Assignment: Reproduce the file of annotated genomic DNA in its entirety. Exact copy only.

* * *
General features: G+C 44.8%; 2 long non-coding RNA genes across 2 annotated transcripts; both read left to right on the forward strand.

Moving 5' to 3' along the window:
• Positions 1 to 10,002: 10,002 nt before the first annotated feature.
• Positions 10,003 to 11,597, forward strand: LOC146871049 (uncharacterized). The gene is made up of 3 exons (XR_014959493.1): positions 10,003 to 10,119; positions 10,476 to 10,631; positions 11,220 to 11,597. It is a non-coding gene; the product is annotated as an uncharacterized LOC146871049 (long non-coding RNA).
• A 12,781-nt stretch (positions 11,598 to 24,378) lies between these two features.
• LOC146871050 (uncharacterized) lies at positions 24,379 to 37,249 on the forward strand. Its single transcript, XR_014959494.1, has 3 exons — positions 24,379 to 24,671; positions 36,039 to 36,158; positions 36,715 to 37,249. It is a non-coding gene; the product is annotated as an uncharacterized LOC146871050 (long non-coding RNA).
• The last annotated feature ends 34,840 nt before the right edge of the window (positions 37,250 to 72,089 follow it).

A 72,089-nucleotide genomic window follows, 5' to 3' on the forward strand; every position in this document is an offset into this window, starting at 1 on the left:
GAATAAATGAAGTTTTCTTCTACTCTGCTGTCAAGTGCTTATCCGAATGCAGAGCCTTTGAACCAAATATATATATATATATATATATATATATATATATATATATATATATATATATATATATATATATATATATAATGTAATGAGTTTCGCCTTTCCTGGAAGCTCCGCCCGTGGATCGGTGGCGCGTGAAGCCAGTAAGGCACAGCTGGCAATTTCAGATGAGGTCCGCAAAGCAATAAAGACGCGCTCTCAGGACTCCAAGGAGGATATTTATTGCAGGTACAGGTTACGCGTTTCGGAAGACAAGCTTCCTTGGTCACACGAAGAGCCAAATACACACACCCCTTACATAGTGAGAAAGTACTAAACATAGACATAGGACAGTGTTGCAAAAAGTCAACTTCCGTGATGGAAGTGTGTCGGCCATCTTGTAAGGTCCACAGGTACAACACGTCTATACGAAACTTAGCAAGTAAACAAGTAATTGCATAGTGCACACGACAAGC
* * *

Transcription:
General features: G+C 44.8%; 2 long non-coding RNA genes across 2 annotated transcripts; both read left to right on the forward strand.

Moving 5' to 3' along the window:
• Positions 1 to 10,002: 10,002 nt before the first annotated feature.
• Positions 10,003 to 11,597, forward strand: LOC146871049 (uncharacterized). The gene is made up of 3 exons (XR_014959493.1): positions 10,003 to 10,119; positions 10,476 to 10,631; positions 11,220 to 11,597. It is a non-coding gene; the product is annotated as an uncharacterized LOC146871049 (long non-coding RNA).
• A 12,781-nt stretch (positions 11,598 to 24,378) lies between these two features.
• LOC146871050 (uncharacterized) lies at positions 24,379 to 37,249 on the forward strand. Its single transcript, XR_014959494.1, has 3 exons — positions 24,379 to 24,671; positions 36,039 to 36,158; positions 36,715 to 37,249. It is a non-coding gene; the product is annotated as an uncharacterized LOC146871050 (long non-coding RNA).
• The last annotated feature ends 34,840 nt before the right edge of the window (positions 37,250 to 72,089 follow it).

A 72,089-nucleotide genomic window follows, 5' to 3' on the forward strand; every position in this document is an offset into this window, starting at 1 on the left:
GAATAAATGAAGTTTTCTTCTACTCTGCTGTCAAGTGCTTATCCGAATGCAGAGCCTTTGAACCAAATATATATATATATATATATATATATATATATATATATATATATATATATATATATATATATATATATATAATGTAATGAGTTTCGCCTTTCCTGGAAGCTCCGCCCGTGGATCGGTGGCGCGTGAAGCCAGTAAGGCACAGCTGGCAATTTCAGATGAGGTCCGCAAAGCAATAAAGACGCGCTCTCAGGACTCCAAGGAGGATATTTATTGCAGGTACAGGTTACGCGTTTCGGAAGACAAGCTTCCTTGGTCACACGAAGAGCCAAATACACACACCCCTTACATAGTGAGAAAGTACTAAACATAGACATAGGACAGTGTTGCAAAAAGTCAACTTCCGTGATGGAAGTGTGTCGGCCATCTTGTAAGGTCCACAGGTACAACACGTCTATACGAAACTTAGCAAGTAAACAAGTAATTGCATAGTGCACACGACAAGC